In popular culture
- J. R. R. Tolkien, a philologist familiar with the Völuspá, utilized names from the Dvergatal for the Dwarves in his 1937 fantasy novel The Hobbit.
- Stanzas from Völuspa are paraphrased in The Lord of the Rings: The Return of the King. In the film, the character Aragorn makes a speech before battle, saying "A day may come, when the courage of men fails, and we forsake our friends, and break all bonds of fellowship — but that is not this day! A hour of wolves, and shattered shields, as the age of Men comes crashing down — but it is not this day! This day we fight! By all that you hold dear, on this good earth, I bid you STAND! MEN! OF THE WEST!" - some [who?] feel these lines echo to an extent of Verse 45 of Voluspa (a poem with which Tolkien was familiar): "Axe-time, sword-time, | shields are sundered, | Wind-time, wolf-time, | ere the world falls; | Nor ever shall men | each other spare."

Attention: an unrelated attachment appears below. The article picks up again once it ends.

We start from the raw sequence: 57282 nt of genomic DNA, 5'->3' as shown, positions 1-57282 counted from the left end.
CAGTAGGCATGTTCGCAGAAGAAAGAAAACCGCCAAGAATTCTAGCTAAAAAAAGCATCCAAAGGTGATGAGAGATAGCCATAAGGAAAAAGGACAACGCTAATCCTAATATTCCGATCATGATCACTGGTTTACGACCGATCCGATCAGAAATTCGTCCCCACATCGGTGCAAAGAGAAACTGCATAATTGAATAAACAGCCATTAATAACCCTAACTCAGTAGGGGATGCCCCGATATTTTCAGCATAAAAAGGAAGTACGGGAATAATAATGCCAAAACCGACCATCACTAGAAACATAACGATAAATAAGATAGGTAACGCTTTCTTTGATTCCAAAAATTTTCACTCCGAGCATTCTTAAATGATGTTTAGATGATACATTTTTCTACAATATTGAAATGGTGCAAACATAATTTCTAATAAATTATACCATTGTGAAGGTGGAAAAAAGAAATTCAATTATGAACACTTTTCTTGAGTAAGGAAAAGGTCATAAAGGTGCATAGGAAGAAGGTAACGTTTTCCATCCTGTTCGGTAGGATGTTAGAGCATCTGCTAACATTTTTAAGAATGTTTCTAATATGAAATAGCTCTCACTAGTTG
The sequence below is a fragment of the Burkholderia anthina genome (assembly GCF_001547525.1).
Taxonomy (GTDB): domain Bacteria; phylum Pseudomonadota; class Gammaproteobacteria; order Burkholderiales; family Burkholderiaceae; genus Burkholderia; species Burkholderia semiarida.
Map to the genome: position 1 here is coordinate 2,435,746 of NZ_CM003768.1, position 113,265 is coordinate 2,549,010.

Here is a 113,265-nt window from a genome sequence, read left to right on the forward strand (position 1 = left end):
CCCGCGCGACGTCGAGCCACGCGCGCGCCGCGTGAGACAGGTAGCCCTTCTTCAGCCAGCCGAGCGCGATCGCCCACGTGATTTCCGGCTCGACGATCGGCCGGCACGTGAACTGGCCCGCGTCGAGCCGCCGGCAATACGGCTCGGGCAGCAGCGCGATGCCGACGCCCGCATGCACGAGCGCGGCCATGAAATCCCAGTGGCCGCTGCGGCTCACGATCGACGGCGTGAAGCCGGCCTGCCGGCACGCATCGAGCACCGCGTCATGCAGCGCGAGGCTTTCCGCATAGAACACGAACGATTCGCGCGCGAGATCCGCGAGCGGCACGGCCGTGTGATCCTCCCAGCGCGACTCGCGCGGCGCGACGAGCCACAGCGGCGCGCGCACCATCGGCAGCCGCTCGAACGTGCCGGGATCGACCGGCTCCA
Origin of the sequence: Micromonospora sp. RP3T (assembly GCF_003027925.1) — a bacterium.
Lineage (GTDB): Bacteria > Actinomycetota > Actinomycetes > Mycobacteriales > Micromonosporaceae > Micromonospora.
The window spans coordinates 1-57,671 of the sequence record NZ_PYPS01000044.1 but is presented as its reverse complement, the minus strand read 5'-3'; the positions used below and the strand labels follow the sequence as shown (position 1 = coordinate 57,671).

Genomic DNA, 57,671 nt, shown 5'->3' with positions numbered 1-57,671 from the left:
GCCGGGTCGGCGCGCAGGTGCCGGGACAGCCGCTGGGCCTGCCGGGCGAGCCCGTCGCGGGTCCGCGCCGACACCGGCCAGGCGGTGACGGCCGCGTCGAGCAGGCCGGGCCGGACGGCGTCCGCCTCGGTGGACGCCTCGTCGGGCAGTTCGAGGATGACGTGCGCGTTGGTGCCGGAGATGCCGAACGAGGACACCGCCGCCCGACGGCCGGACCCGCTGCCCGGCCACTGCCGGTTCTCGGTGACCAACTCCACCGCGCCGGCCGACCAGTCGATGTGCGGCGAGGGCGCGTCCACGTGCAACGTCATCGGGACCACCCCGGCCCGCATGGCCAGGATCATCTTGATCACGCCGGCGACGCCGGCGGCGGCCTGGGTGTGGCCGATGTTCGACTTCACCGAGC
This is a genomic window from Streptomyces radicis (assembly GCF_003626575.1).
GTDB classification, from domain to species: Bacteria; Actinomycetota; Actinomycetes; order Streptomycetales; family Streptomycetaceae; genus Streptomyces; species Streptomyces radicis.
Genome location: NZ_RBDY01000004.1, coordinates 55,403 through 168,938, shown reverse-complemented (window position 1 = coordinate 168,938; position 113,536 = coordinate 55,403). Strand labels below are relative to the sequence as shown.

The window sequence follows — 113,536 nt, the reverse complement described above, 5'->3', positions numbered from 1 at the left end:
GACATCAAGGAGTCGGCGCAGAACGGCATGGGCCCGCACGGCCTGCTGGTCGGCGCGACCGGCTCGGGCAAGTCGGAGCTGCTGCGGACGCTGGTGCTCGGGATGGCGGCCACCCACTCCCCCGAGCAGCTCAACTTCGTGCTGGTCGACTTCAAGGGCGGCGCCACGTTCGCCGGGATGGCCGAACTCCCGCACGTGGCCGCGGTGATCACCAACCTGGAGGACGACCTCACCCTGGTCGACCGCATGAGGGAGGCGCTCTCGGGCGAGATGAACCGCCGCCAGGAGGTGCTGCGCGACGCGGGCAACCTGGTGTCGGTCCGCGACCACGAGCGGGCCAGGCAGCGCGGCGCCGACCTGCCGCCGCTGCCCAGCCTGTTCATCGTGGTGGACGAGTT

- The Norwegian band Burzum released a Skaldic metal album titled Umskiptar in 2012, where an old Norse translation of Völuspa provided the lyrics for the entire album.
- Bugge, Sophus (1867). Norræn fornkvæði. Christiania: Malling. Available online
- Dronke, Ursula (1997). The Poetic Edda Volume II Mythological Poems. Oxford: Clarendon Press.
- Eysteinn Björnsson (ed.). Völuspá. Available online
- McKinnell, John (2008). "Völuspá and the Feast of Easter," Alvíssmál 12:3–28. (pdf)
- Sigurður Nordal (1952). Völuspá. Reykjavík: Helgafell.
- Thorpe, Benjamin (tr.) (1866). Edda Sæmundar Hinns Froða: The Edda Of Sæmund The Learned. (2 vols.) London: Trübner & Co. Norroena Society edition available online at Google Books
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Old Norse editions
- Völuspá Sophus Bugge's edition and commentary with manuscript texts
- Völuspá Eysteinn Björnsson's edition with manuscript texts
- Völuspá Guðni Jónsson's edition